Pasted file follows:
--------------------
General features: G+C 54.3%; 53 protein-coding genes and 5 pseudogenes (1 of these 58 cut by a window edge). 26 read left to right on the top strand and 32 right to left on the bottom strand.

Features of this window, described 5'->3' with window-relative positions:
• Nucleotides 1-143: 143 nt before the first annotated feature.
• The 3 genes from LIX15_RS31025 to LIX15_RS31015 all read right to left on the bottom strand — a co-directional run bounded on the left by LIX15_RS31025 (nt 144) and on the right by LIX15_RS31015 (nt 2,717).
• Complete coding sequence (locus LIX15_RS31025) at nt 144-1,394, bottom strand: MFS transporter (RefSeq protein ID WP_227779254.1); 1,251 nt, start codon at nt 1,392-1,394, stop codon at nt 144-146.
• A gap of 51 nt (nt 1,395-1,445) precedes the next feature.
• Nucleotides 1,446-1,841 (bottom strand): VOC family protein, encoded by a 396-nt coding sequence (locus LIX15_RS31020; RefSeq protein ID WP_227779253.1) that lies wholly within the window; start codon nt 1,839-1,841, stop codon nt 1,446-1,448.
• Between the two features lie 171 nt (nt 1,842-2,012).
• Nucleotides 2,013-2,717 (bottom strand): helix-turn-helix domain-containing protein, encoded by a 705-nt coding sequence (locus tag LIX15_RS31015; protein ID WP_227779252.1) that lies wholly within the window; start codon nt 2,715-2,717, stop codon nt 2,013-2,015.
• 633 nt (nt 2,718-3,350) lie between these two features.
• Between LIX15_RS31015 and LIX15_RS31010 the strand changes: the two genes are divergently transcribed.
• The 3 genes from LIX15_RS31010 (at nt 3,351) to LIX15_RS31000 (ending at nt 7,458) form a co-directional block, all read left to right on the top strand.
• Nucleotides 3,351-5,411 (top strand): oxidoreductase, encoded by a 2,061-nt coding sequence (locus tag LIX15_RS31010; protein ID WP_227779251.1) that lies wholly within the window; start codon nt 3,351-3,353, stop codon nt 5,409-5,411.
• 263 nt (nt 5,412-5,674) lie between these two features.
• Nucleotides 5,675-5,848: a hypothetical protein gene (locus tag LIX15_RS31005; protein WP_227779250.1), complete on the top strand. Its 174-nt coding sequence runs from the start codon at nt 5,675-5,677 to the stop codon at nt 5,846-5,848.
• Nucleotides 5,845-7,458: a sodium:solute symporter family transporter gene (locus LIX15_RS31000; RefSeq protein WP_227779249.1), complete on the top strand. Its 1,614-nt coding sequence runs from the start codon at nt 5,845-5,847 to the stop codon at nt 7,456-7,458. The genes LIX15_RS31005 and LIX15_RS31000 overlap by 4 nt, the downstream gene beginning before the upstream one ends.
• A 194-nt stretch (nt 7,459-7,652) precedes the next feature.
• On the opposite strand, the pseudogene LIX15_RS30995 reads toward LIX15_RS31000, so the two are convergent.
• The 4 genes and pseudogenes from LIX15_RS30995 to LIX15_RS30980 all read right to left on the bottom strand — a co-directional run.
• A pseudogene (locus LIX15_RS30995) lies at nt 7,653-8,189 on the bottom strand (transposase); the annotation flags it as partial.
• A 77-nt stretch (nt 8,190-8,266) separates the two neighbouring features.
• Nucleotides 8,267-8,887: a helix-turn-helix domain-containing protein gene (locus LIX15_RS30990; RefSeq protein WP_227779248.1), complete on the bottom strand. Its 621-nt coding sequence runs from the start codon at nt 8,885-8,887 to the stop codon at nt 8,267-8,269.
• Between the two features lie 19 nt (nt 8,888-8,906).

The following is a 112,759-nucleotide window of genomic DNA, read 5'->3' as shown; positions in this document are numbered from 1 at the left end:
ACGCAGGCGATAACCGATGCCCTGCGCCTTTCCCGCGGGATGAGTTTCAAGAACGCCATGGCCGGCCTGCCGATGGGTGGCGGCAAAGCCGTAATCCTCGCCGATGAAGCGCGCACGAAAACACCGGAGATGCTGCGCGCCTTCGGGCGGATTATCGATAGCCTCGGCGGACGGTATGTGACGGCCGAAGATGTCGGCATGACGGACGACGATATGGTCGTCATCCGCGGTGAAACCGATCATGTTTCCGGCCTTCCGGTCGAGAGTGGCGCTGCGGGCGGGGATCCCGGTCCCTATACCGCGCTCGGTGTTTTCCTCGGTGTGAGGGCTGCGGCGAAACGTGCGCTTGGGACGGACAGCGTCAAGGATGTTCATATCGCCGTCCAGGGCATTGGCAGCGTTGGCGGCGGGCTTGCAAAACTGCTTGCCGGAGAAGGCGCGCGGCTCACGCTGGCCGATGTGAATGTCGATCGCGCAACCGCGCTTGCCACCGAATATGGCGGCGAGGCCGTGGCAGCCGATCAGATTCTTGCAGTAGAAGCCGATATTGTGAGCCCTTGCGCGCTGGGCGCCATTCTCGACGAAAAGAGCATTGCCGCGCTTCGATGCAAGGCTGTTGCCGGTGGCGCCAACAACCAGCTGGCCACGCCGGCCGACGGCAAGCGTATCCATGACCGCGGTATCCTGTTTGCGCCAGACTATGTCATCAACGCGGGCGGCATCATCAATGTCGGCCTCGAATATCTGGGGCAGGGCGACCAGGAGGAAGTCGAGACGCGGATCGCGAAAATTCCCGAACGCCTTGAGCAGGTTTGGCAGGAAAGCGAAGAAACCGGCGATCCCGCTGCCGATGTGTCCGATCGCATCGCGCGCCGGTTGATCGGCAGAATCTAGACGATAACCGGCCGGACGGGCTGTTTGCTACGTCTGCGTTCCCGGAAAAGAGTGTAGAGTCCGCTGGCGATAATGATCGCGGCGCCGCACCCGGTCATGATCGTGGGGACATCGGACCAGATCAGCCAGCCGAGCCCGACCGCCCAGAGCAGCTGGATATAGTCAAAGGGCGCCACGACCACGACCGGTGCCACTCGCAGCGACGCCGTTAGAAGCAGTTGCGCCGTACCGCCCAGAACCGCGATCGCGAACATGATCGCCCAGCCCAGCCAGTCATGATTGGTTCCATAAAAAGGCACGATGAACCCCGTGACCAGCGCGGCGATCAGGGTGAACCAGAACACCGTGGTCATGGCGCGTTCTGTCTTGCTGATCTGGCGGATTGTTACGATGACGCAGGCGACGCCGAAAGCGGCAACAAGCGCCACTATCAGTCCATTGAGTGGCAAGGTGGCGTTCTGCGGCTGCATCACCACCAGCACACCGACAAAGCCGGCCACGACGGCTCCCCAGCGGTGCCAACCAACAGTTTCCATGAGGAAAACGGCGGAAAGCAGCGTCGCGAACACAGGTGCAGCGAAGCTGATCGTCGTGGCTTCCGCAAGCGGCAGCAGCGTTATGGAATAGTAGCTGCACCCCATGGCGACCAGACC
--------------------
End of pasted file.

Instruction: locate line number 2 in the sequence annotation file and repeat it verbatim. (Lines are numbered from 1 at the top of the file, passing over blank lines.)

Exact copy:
Features of this window, described 5'->3' with window-relative positions: